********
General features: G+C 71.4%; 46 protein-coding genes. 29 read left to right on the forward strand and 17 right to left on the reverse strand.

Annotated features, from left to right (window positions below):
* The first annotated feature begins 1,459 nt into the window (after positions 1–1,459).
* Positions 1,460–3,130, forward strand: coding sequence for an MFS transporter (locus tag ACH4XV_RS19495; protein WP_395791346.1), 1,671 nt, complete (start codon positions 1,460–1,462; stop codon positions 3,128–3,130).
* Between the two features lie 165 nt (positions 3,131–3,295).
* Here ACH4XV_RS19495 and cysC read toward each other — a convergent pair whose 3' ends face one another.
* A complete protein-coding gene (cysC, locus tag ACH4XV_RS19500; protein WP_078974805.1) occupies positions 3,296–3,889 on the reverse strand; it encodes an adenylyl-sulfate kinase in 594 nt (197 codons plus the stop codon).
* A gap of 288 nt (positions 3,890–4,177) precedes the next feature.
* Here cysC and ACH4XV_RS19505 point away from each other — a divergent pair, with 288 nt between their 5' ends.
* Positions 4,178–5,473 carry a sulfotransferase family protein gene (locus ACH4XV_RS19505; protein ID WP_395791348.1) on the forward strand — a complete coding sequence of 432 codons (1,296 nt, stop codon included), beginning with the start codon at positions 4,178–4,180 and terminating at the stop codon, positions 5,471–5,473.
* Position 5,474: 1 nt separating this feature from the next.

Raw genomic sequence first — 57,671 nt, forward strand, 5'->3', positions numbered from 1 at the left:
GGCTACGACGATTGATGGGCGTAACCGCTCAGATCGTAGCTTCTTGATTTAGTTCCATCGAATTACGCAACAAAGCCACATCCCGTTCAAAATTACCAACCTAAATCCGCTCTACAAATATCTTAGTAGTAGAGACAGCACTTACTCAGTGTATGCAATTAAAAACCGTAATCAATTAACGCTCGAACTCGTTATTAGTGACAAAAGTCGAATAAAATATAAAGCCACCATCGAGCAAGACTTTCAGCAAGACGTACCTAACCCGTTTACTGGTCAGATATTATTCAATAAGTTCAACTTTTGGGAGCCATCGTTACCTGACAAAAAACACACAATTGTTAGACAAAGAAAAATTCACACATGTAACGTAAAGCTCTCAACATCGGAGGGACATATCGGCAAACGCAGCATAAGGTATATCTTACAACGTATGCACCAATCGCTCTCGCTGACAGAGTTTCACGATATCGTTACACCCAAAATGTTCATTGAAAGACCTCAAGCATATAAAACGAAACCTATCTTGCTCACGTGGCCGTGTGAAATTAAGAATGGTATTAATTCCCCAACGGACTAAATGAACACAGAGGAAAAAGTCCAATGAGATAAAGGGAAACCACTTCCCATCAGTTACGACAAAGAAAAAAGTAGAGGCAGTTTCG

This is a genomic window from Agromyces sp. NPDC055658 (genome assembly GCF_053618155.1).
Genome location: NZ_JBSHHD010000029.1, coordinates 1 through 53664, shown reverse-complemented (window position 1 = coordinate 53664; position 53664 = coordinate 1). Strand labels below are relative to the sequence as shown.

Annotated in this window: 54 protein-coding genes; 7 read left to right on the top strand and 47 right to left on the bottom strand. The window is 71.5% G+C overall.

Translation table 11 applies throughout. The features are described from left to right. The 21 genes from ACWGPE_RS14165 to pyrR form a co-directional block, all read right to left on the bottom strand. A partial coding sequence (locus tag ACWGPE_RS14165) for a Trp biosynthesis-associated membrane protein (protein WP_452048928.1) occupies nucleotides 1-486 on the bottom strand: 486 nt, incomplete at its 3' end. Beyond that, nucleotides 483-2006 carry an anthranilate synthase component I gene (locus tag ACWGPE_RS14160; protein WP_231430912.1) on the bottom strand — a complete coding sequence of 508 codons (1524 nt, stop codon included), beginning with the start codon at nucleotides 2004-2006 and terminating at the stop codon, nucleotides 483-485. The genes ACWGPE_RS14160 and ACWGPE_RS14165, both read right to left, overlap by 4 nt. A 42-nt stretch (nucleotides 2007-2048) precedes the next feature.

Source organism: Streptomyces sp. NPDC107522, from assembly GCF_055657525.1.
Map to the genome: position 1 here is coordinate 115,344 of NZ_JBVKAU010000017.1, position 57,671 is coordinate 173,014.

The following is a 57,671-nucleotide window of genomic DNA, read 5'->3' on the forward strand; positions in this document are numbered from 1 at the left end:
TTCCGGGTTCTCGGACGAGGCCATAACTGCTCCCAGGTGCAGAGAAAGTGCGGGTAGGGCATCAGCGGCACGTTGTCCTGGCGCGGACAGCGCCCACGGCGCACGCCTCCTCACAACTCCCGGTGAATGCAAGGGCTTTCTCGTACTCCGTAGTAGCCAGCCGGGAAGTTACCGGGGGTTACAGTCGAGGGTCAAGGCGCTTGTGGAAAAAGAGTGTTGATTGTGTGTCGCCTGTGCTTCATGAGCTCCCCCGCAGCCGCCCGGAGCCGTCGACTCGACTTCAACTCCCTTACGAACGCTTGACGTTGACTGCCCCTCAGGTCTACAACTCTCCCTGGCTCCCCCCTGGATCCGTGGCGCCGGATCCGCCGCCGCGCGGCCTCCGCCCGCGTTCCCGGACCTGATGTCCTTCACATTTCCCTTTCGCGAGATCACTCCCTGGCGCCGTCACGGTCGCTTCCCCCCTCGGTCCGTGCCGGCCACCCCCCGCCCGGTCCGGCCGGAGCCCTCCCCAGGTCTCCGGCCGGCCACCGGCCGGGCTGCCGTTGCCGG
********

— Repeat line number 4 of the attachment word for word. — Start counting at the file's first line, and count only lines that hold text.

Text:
* Positions 1,460–3,130, forward strand: coding sequence for an MFS transporter (locus tag ACH4XV_RS19495; protein WP_395791346.1), 1,671 nt, complete (start codon positions 1,460–1,462; stop codon positions 3,128–3,130).